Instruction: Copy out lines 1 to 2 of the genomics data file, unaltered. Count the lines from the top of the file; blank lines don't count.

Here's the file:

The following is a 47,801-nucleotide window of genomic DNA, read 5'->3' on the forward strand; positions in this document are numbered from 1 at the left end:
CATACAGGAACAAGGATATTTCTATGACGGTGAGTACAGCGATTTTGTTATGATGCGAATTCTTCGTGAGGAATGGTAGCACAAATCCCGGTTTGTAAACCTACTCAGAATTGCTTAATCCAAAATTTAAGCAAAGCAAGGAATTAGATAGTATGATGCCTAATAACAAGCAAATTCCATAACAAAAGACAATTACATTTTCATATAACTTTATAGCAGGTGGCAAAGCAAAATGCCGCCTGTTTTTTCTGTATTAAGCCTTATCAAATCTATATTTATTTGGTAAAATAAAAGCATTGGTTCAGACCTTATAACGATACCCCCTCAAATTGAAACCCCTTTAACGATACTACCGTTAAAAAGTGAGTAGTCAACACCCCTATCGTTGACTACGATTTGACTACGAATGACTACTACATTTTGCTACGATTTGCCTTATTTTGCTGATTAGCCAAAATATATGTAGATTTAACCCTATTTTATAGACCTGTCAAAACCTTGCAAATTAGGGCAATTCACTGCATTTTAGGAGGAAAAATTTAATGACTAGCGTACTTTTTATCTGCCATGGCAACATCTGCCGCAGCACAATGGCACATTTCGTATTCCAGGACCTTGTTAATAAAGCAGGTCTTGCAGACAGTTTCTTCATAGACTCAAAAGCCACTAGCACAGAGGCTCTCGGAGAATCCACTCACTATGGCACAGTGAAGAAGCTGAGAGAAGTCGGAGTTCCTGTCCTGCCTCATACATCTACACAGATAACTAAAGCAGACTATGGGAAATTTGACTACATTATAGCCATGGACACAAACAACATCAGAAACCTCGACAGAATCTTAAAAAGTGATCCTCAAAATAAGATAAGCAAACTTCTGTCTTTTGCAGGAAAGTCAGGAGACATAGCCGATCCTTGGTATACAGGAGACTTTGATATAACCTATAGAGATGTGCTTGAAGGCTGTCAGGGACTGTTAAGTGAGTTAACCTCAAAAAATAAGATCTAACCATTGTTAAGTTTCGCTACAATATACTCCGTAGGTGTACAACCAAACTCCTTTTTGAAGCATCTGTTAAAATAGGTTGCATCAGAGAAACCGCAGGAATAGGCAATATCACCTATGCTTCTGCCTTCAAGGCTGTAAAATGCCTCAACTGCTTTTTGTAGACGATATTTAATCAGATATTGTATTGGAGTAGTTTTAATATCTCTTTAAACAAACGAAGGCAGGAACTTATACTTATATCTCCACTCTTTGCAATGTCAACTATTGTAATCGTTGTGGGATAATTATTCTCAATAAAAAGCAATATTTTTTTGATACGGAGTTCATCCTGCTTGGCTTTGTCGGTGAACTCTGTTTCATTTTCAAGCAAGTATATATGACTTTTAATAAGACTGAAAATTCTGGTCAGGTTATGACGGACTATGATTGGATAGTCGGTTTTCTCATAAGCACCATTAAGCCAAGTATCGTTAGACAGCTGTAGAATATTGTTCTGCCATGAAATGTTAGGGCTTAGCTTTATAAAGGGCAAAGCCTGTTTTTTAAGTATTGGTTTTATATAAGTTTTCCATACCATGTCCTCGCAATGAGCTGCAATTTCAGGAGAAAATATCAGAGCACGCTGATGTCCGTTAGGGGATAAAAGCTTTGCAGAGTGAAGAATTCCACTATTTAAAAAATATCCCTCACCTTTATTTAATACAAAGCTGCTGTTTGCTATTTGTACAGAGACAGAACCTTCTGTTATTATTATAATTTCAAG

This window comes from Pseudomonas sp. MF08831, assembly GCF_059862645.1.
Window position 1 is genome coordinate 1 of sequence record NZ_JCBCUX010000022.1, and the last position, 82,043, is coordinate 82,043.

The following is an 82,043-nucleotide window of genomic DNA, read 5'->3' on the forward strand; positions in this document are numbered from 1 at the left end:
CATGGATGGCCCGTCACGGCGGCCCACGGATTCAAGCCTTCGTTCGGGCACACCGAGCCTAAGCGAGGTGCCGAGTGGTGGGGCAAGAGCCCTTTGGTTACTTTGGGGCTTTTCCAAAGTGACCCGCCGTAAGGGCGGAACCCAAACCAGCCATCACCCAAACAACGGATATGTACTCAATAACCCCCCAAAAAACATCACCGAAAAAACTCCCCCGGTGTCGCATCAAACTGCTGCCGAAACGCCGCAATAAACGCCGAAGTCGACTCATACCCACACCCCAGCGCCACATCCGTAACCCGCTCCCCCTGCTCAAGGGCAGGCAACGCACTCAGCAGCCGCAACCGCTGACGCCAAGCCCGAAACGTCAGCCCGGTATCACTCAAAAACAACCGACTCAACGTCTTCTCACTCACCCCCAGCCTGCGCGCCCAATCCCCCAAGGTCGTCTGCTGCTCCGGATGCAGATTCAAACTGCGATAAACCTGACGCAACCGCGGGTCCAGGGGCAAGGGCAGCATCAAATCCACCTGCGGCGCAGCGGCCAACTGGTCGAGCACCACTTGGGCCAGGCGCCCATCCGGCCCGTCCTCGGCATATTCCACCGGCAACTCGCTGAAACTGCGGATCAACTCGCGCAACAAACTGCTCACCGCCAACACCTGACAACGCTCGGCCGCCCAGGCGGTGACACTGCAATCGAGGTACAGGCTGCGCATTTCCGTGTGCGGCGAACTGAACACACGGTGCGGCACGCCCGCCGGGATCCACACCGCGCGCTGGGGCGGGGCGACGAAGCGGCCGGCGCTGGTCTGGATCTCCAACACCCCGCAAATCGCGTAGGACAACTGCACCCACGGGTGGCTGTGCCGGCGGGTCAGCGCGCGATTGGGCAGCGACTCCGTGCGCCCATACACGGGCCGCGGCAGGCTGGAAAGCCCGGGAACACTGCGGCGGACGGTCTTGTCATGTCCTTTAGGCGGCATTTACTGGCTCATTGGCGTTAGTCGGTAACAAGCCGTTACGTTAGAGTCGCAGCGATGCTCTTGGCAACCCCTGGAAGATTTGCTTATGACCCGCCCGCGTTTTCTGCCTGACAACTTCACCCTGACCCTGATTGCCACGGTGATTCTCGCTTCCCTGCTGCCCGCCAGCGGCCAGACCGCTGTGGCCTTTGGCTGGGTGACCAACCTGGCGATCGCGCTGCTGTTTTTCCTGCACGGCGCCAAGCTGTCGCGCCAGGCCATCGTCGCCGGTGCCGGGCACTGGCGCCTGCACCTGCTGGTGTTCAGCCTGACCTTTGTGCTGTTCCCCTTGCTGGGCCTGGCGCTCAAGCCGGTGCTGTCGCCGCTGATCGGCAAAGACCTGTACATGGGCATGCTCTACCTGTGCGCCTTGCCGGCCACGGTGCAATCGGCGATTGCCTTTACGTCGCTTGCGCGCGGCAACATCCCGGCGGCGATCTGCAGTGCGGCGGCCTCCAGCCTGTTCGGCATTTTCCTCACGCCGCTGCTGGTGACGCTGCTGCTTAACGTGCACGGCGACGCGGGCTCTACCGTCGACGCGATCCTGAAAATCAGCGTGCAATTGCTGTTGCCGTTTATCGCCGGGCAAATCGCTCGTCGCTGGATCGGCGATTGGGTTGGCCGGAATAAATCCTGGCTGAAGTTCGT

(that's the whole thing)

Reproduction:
The following is a 47,801-nucleotide window of genomic DNA, read 5'->3' on the forward strand; positions in this document are numbered from 1 at the left end:
CATACAGGAACAAGGATATTTCTATGACGGTGAGTACAGCGATTTTGTTATGATGCGAATTCTTCGTGAGGAATGGTAGCACAAATCCCGGTTTGTAAACCTACTCAGAATTGCTTAATCCAAAATTTAAGCAAAGCAAGGAATTAGATAGTATGATGCCTAATAACAAGCAAATTCCATAACAAAAGACAATTACATTTTCATATAACTTTATAGCAGGTGGCAAAGCAAAATGCCGCCTGTTTTTTCTGTATTAAGCCTTATCAAATCTATATTTATTTGGTAAAATAAAAGCATTGGTTCAGACCTTATAACGATACCCCCTCAAATTGAAACCCCTTTAACGATACTACCGTTAAAAAGTGAGTAGTCAACACCCCTATCGTTGACTACGATTTGACTACGAATGACTACTACATTTTGCTACGATTTGCCTTATTTTGCTGATTAGCCAAAATATATGTAGATTTAACCCTATTTTATAGACCTGTCAAAACCTTGCAAATTAGGGCAATTCACTGCATTTTAGGAGGAAAAATTTAATGACTAGCGTACTTTTTATCTGCCATGGCAACATCTGCCGCAGCACAATGGCACATTTCGTATTCCAGGACCTTGTTAATAAAGCAGGTCTTGCAGACAGTTTCTTCATAGACTCAAAAGCCACTAGCACAGAGGCTCTCGGAGAATCCACTCACTATGGCACAGTGAAGAAGCTGAGAGAAGTCGGAGTTCCTGTCCTGCCTCATACATCTACACAGATAACTAAAGCAGACTATGGGAAATTTGACTACATTATAGCCATGGACACAAACAACATCAGAAACCTCGACAGAATCTTAAAAAGTGATCCTCAAAATAAGATAAGCAAACTTCTGTCTTTTGCAGGAAAGTCAGGAGACATAGCCGATCCTTGGTATACAGGAGACTTTGATATAACCTATAGAGATGTGCTTGAAGGCTGTCAGGGACTGTTAAGTGAGTTAACCTCAAAAAATAAGATCTAACCATTGTTAAGTTTCGCTACAATATACTCCGTAGGTGTACAACCAAACTCCTTTTTGAAGCATCTGTTAAAATAGGTTGCATCAGAGAAACCGCAGGAATAGGCAATATCACCTATGCTTCTGCCTTCAAGGCTGTAAAATGCCTCAACTGCTTTTTGTAGACGATATTTAATCAGATATTGTATTGGAGTAGTTTTAATATCTCTTTAAACAAACGAAGGCAGGAACTTATACTTATATCTCCACTCTTTGCAATGTCAACTATTGTAATCGTTGTGGGATAATTATTCTCAATAAAAAGCAATATTTTTTTGATACGGAGTTCATCCTGCTTGGCTTTGTCGGTGAACTCTGTTTCATTTTCAAGCAAGTATATATGACTTTTAATAAGACTGAAAATTCTGGTCAGGTTATGACGGACTATGATTGGATAGTCGGTTTTCTCATAAGCACCATTAAGCCAAGTATCGTTAGACAGCTGTAGAATATTGTTCTGCCATGAAATGTTAGGGCTTAGCTTTATAAAGGGCAAAGCCTGTTTTTTAAGTATTGGTTTTATATAAGTTTTCCATACCATGTCCTCGCAATGAGCTGCAATTTCAGGAGAAAATATCAGAGCACGCTGATGTCCGTTAGGGGATAAAAGCTTTGCAGAGTGAAGAATTCCACTATTTAAAAAATATCCCTCACCTTTATTTAATACAAAGCTGCTGTTTGCTATTTGTACAGAGACAGAACCTTCTGTTATTATTATAATTTCAAG